Edward S. Herman
Edward S. Herman is professor emeritus of finance at the Wharton School, University of Pennsylvania and has written extensively on economics, political economy, and the media. Among his books are Corporate Control, Corporate Power (Cambridge University Press, 1981), The Real Terror Network (South End Press, 1982), and, with Noam Chomsky, The Political Economy of Human Rights (South End Press, 1979), and Manufacturing Consent (Pantheon, 2002).
“Responsibility to Protect” is a bogus doctrine designed to undermine the very foundations of international law. It is law rewritten for the powerful. “The structures and laws that underlie the application of R2P exempt the Great Power enforcers from the laws and rules that they enforce on the lesser powers.”
The United States has mastered the art of undermining its targets by fomenting domestic terrorism, and then laying the responsibility on them for the crimes sponsored by Washington itself. This method affords it the possibility both to justify military intervention and to carry it out without risk. The well-oiled scheme described here by Edward S. Herman is now being applied in Syria.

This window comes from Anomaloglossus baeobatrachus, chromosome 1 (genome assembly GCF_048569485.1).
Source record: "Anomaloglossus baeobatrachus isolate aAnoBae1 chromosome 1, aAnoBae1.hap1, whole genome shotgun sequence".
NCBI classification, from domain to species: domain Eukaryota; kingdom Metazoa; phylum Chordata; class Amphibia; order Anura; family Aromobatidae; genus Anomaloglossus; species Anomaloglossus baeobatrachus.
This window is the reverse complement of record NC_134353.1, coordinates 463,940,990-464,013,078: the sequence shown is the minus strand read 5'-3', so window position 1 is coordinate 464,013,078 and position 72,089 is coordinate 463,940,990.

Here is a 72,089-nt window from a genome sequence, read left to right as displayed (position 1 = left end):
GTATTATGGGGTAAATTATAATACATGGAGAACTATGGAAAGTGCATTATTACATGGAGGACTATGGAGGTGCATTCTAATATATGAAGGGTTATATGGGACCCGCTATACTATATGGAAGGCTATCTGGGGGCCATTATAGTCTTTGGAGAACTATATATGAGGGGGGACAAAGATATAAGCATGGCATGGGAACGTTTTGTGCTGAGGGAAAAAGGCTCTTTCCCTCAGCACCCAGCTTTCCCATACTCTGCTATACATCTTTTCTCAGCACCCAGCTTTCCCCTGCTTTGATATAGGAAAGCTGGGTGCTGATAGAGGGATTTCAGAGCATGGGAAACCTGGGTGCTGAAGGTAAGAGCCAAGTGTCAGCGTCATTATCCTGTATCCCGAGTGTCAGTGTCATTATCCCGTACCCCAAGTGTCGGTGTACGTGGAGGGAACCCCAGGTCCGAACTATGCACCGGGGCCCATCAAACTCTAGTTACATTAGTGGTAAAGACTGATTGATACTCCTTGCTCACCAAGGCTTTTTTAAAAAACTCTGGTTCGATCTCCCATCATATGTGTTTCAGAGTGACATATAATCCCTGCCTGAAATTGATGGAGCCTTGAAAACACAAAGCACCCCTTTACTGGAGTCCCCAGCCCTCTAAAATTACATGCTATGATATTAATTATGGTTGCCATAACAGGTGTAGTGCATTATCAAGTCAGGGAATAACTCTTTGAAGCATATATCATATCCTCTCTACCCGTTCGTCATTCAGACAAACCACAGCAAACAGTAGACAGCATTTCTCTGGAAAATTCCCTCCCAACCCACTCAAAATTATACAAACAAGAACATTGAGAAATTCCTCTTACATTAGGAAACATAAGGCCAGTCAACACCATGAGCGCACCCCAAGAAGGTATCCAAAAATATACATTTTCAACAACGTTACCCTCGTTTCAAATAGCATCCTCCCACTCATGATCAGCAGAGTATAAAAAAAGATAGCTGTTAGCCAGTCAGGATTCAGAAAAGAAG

What if we got it wrong about the massacres that ripped across Rwanda in 1994? According to Edward S. Herman and David Peterson, what really happened was not a genocide by the Hutu Power against the Tutsis, but a secret U.S. war that butchered an equal number of victims on both sides of the Hutu-Tutsi divide. At the heart of this slaughterous game we find the impervious Paul Kagame.